The winners of the Historic Photographer of the Year Awards 2020 have been announced.
The Awards typically call on photographers to go out and capture historic places and cultural sites across the globe. However, due to the pandemic, the judges this year asked photographers to scour their personal archives for their most impressive shots.
The winning photograph was awarded to Michael Marsh for his capture of the Grade-II-listed Brighton Palace Pier, while the Historic England award went to Adam Burton for his aerial view of St Michael’s Church on Somerset’s Burrow Mump.
New to this year's awards, the Where History Happened award went to Martin Chamberlain, for his sombre shot of the ancient Syrian city of Palmyra, captured prior to the destruction wrought by the Middle Eastern country’s civil war.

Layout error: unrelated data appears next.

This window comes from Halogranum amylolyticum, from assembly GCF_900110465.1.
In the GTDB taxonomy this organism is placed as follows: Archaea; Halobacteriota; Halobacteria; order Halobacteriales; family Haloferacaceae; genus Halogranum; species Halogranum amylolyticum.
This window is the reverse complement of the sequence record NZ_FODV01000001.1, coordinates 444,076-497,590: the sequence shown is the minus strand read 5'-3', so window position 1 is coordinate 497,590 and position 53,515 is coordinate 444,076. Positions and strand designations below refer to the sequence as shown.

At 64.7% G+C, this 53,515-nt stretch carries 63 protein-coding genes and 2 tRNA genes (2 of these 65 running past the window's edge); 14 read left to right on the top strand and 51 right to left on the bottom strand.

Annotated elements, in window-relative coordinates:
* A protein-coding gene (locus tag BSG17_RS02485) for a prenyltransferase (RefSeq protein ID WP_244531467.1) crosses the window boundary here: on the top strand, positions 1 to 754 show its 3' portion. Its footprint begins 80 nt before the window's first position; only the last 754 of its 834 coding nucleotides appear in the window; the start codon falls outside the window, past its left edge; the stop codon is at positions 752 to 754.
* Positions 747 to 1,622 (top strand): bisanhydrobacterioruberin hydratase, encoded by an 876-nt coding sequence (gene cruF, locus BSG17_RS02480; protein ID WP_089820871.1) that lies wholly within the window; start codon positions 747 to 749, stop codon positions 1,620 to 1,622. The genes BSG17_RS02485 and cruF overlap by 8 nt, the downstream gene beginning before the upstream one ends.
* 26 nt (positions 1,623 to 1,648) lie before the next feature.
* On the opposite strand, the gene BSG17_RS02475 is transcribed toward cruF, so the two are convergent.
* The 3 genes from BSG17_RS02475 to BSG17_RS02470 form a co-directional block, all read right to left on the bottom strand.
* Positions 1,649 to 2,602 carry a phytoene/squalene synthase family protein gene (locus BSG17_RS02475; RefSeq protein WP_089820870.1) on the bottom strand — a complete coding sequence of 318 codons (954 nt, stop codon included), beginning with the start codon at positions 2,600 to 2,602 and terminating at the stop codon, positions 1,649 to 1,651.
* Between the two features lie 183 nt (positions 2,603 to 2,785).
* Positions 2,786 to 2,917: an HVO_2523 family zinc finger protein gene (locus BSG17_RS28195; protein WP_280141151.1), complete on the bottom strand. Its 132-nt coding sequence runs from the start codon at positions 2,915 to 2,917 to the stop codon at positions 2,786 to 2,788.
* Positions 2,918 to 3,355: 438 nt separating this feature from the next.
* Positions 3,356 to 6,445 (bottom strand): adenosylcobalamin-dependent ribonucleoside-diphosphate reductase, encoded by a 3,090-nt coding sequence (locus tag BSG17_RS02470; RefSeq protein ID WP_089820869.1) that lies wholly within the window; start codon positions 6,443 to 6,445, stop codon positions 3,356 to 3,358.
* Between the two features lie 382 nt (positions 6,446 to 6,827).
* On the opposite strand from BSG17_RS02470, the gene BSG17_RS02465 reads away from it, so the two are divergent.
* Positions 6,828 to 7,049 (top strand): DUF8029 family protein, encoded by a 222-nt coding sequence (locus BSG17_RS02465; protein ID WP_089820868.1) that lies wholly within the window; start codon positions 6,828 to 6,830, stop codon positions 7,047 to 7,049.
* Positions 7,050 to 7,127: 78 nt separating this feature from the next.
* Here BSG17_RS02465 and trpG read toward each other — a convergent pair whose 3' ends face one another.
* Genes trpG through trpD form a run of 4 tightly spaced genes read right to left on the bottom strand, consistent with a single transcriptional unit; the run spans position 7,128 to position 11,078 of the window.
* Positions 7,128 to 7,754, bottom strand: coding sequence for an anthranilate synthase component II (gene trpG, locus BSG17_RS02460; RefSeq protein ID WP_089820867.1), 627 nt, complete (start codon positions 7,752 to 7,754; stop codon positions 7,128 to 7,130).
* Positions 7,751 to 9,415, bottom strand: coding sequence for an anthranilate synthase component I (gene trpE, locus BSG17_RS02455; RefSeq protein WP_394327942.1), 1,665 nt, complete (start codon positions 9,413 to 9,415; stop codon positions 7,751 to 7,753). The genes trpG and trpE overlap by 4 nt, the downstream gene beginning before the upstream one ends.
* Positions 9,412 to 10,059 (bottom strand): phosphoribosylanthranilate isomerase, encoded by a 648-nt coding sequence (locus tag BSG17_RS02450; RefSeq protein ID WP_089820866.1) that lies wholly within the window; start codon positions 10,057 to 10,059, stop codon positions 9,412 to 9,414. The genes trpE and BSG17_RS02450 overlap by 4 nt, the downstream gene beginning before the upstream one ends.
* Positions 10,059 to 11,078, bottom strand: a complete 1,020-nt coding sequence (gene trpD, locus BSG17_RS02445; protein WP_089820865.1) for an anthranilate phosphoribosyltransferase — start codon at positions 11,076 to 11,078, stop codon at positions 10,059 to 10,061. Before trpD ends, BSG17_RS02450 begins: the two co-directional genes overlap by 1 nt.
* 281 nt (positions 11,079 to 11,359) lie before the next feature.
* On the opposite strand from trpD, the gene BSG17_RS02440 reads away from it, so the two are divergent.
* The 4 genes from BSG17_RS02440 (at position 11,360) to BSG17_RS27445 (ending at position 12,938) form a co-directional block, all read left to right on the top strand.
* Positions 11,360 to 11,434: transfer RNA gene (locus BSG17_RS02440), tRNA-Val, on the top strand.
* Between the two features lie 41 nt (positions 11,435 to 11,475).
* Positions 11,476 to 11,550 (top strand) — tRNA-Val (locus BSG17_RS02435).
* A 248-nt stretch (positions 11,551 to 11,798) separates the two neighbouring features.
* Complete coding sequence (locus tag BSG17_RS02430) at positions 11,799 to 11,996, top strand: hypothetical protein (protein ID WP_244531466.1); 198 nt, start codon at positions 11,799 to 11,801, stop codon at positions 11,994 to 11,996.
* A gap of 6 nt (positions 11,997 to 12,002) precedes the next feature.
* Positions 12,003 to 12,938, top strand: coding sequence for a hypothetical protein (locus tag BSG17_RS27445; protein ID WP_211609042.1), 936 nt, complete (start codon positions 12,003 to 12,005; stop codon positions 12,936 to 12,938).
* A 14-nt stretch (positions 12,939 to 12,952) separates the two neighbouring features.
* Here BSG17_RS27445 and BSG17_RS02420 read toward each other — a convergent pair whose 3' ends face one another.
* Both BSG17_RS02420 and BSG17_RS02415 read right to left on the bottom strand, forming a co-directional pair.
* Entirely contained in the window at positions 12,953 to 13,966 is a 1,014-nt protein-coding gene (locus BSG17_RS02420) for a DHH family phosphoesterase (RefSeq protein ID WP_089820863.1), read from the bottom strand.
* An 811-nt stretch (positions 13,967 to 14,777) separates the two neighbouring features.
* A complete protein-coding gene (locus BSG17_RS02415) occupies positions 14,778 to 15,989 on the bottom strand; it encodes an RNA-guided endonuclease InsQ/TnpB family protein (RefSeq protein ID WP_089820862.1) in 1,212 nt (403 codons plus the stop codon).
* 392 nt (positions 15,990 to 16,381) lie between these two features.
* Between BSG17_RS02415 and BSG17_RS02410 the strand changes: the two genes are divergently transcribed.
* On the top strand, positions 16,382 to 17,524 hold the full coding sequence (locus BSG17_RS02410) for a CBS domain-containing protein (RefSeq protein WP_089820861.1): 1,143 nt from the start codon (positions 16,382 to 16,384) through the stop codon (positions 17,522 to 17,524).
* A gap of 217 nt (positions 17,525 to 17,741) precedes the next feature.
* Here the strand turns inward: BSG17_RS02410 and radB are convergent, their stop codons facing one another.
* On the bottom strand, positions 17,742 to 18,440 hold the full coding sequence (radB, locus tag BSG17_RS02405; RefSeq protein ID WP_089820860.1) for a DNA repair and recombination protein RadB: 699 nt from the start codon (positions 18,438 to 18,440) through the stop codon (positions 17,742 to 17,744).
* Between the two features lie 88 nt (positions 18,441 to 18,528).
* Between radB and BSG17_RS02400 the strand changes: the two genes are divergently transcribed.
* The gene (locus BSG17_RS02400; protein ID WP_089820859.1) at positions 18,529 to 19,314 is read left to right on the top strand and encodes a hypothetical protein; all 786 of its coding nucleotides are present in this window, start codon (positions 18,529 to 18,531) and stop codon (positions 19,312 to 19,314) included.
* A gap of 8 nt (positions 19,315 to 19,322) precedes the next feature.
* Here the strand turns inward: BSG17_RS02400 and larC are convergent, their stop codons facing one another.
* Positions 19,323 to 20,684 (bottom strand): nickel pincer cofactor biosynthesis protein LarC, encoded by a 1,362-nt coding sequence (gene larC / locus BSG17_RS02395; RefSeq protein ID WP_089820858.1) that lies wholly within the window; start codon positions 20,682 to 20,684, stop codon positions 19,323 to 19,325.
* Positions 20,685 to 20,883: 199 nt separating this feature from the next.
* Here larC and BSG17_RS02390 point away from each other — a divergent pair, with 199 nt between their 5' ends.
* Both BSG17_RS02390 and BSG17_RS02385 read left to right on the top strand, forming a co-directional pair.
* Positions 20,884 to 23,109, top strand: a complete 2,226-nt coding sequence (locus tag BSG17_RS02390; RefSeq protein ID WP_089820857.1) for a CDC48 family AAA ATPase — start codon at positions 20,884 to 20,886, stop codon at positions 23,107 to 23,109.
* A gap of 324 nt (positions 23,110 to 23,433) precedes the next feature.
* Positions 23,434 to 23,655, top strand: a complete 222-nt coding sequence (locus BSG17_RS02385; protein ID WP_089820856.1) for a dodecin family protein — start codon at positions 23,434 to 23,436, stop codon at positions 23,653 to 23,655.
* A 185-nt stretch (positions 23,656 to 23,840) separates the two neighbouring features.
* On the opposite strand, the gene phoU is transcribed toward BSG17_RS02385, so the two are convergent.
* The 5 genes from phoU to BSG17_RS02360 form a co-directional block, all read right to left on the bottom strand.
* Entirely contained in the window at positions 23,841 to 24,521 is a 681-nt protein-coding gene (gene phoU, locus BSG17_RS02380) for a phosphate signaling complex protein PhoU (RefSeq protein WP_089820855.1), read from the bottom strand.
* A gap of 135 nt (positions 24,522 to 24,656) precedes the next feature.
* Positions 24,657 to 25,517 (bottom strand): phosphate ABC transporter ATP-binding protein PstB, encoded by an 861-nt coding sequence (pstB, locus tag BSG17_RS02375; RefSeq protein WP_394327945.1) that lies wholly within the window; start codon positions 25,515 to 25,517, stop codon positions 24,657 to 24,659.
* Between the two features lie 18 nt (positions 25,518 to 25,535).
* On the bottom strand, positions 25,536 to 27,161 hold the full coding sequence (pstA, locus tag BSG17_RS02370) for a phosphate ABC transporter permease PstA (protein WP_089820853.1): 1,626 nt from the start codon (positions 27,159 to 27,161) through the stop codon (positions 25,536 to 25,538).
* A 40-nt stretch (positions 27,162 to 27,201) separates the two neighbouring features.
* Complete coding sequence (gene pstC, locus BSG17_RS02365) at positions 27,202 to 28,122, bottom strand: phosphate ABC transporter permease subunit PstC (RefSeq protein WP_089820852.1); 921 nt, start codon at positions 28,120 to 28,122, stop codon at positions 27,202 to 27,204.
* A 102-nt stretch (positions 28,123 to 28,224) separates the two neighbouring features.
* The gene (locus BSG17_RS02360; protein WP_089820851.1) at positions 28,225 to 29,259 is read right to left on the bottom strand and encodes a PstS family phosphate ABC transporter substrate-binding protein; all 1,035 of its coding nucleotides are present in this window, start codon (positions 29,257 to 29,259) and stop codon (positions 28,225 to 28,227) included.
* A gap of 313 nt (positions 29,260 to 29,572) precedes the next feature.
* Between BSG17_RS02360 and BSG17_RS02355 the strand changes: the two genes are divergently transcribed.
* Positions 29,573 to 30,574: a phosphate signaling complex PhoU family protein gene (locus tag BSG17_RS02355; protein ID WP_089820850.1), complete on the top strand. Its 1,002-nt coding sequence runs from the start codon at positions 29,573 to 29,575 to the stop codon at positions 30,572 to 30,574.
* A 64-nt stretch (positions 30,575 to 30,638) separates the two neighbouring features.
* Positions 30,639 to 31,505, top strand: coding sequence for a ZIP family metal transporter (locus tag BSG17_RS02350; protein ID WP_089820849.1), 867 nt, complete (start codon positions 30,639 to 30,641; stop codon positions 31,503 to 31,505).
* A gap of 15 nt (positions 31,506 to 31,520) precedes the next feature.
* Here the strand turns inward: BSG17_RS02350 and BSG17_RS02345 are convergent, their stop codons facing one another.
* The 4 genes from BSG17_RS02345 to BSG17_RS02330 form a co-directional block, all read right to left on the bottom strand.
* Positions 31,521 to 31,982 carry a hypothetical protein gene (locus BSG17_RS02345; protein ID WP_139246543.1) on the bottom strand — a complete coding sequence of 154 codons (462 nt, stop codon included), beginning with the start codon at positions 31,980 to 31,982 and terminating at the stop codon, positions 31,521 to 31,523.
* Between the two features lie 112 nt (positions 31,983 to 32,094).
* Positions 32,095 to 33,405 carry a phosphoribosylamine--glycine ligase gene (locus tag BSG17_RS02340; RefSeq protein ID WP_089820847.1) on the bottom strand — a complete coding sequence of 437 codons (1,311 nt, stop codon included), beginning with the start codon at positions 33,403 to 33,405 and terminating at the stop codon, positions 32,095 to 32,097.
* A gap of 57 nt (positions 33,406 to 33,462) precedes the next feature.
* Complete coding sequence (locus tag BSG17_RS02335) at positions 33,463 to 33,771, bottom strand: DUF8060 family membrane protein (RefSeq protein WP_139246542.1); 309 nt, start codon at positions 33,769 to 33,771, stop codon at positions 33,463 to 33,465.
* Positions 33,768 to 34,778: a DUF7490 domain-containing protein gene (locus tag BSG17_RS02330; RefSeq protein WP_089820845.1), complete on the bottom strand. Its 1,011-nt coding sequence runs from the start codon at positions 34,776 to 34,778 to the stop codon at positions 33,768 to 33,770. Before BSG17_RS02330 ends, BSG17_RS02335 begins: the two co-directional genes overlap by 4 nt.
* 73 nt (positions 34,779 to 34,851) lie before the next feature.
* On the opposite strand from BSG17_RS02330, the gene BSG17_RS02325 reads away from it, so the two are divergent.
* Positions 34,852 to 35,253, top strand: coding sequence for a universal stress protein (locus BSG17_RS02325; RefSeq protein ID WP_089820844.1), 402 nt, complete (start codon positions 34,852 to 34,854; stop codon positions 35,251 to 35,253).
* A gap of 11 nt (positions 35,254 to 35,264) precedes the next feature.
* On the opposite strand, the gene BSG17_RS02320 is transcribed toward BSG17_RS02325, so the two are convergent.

Commenting on the awards, judge Dan Snow said: “Historic Photographer of the Year shines a light on the fascinating beauty of the world’s historical sites. These cultural monuments stand as testament to the incredible stories that took place all around us.
“The call for photographers to comb through their archives saw everything from abandoned urban landscapes and utterly transporting shots of the world's greatest cultural locations to Arthurian captures of historical wonders cloaked in other-worldly mists.”
Check out the winning shots, below.
Commenting on the overall winning entry, Dan Korn from Sky HISTORY said: “This submission was genuinely outstanding and truly captured the faded splendour of the pier, and the rusting catafalque beneath. The beautiful framing, turbulent seas and storm clouds gathering made for an entry that was a well-deserved overall winner in an absolutely wonderful range of entries this year.”
You can see the full gallery of shortlisted photographs at historicphotographeroftheyear.com.